AA: I'm Avi Arditti with Rosanne Skirble, and this week on Wordmaster: more of our discussion with Jane Dunphy, director of the English Language Studies Program at M.I.T., the Massachusetts Institute of Technology.
RS: Our subject is the American style of academic writing, including the traditional five-paragraph essay, and the challenges of academic writing for non-native English speakers.
JANE DUNPHY: "Some cultures graduate students from undergraduate schools without having written basically at all. They have huge classrooms with one authoritative teacher -- and authoritarian both. And they work on translation or they -- they really do learn how to do multiple-choice testing very well, that kind of thing. But they haven't been writing regularly for a real purpose."
RS: "What tips do you have for English language learners who may be listening to this broadcast and want to improve their writing?"
JANE DUNPHY: "Read. I think reading is really essential for acquiring the knowledge to write a language. I think that you develop instincts that are very hard to learn if you sit down and try to memorize or try to learn them through translation.
"For students who are interested in studying, in English, a scientific or technical or business field, I think it's useful to look at publications in those areas. And look at the language, not just look at the content, but really look at the way things are structured, where the main message comes, how paragraphs work, with topic sentences. I think awareness is 90 percent of success."
AA: "Well, let me ask you, I mean, how do you know what constitutes a well-written research article?"
JANE DUNPHY: "Well, the most prestigious journals typically attract the best writing. So any journal that's the hardest to get published in your field is the place to go."
RS: "And perhaps study groups, working with a friend, or bringing these journals into their English language classroom."
JANE DUNPHY: "Yep. I think peer review is a really good idea. It's a lot easier to review someone else's inadequate writing or confusing writing than it is your own after you've spent a lot of time writing."
AA: "And finally, just to get back to the five-paragraph essay again ... "
JANE DUNPHY: [laughs]
AA: "Any final thoughts about that? I mean, that is the model that is taught. What are the pluses or minuses of that model, and is there another alternative that you like to suggest?"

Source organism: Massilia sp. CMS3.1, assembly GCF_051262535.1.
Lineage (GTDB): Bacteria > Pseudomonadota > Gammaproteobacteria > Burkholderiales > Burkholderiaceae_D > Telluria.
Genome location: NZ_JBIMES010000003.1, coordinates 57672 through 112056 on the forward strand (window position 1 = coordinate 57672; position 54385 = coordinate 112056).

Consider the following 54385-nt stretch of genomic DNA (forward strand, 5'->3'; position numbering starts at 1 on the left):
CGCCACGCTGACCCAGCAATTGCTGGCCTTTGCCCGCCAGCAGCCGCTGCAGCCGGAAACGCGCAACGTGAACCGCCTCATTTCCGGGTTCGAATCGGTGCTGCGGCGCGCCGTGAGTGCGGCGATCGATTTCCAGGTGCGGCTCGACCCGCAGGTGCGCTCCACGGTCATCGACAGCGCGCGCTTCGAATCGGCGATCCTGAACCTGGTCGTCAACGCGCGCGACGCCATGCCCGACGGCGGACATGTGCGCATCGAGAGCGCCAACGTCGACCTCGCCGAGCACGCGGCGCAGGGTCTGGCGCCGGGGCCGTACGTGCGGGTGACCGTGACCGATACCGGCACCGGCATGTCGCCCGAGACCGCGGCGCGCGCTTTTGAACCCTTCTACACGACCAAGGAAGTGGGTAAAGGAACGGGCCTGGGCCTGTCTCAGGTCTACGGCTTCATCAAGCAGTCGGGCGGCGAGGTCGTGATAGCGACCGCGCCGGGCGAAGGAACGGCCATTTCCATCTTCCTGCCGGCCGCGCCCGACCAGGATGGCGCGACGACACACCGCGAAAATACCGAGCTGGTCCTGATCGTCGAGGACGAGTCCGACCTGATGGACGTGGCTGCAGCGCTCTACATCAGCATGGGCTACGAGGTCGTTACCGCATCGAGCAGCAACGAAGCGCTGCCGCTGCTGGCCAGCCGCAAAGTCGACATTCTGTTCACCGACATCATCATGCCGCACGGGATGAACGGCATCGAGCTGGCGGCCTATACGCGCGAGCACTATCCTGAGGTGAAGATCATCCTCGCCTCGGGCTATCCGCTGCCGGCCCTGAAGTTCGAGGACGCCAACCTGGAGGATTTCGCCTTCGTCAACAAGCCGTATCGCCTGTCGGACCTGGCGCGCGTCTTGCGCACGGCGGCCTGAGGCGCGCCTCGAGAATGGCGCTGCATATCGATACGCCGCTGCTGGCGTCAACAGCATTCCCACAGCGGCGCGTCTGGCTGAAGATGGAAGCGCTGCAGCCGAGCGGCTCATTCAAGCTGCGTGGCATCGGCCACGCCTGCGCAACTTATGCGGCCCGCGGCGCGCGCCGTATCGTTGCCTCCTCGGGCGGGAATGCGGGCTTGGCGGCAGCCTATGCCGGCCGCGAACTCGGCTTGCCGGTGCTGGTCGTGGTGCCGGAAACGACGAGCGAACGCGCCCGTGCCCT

JANE DUNPHY: "I think it's necessary to know how to do it for any kind of standardized test. I think that students that are studying in an American system, in lower grades, not higher education, have to know how to do it.
"I think the best thing they can do when they get out of those situations is unlearn it, because I just don't think it's adequate for almost anything that we do. The whole idea of five paragraphs is based on three main topics you want to develop. Well, that's a silly way to go about writing about something if you automatically have to limit yourself or expand your point to include three main topics."
RS: "Although it is a place to start. It's a way in which to organize your thoughts."
JANE DUNPHY: "Yep, I agree. It does force you to use paragraphs and topic sentences, which are not a universal either."
RS: "And forces you to think, as I'm trying to help my son, who's in ninth grade. [Laughter]"
JANE DUNPHY: "Maybe I'll eventually get your son at M.I.T. and I'll be saying forget everything you ever learned -- "
RS and AA: "From your mother!"
JANE DUNPHY: "About analyzing literature or anything else!"
RS: "Oh, maybe you will."
AA: "Let me ask you, how do you know when to end one paragraph and to begin the next?"
JANE DUNPHY: "Well, you can either do it by content or you can do it by length or you can do it by both. Generally we have unspoken rules in English that we don't have ten paragraphs on a page. That would be quite unusual to see."
RS: "You need the page breaks."
JANE DUNPHY: "There's another unspoken rule that we don't have one [paragraph filling a page]. That would be unusual.
"So you do need a break, for ease of reading. And that's basically what paragraphs are about. They're about ease of reading. We indent them in most areas to make it easy for the reader to find. Often writers go back and put a topic sentence on a paragraph to make it easy to read. They haven't naturally developed a paragraph from topic sentence down, but they go backwards and do it.
"It relates, I think, to the way we read too. Now that could be circular. I don't know if we read because of that, or we write ... I don't know how that works."
RS: Jane Dunphy is director of the English Language Studies Program at the Massachusetts Institute of Technology.
AA: You can find the first part of our interview on our Web site, voanews.com/wordmaster. And our e-mail address is firstname.lastname@example.org. With Rosanne Skirble, I'm Avi Arditti.